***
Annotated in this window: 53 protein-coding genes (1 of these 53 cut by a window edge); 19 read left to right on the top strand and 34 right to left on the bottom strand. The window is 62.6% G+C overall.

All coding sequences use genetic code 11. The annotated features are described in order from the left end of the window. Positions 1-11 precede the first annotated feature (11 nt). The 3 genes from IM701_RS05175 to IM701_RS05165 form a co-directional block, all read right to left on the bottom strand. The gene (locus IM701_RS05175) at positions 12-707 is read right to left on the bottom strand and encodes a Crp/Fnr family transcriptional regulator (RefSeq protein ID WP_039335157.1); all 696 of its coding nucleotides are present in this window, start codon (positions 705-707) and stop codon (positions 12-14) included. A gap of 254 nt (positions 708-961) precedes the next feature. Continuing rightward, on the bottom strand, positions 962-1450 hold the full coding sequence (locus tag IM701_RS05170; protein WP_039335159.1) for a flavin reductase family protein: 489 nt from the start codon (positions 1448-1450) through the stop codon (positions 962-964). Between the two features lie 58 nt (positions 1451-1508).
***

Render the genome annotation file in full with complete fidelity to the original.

Annotated in this window: 53 protein-coding genes (1 of these 53 cut by a window edge); 19 read left to right on the top strand and 34 right to left on the bottom strand. The window is 62.6% G+C overall.

All coding sequences use genetic code 11. The annotated features are described in order from the left end of the window. Positions 1-11 precede the first annotated feature (11 nt). The 3 genes from IM701_RS05175 to IM701_RS05165 form a co-directional block, all read right to left on the bottom strand. The gene (locus IM701_RS05175) at positions 12-707 is read right to left on the bottom strand and encodes a Crp/Fnr family transcriptional regulator (RefSeq protein ID WP_039335157.1); all 696 of its coding nucleotides are present in this window, start codon (positions 705-707) and stop codon (positions 12-14) included. A gap of 254 nt (positions 708-961) precedes the next feature. Continuing rightward, on the bottom strand, positions 962-1450 hold the full coding sequence (locus tag IM701_RS05170; protein WP_039335159.1) for a flavin reductase family protein: 489 nt from the start codon (positions 1448-1450) through the stop codon (positions 962-964). Between the two features lie 58 nt (positions 1451-1508).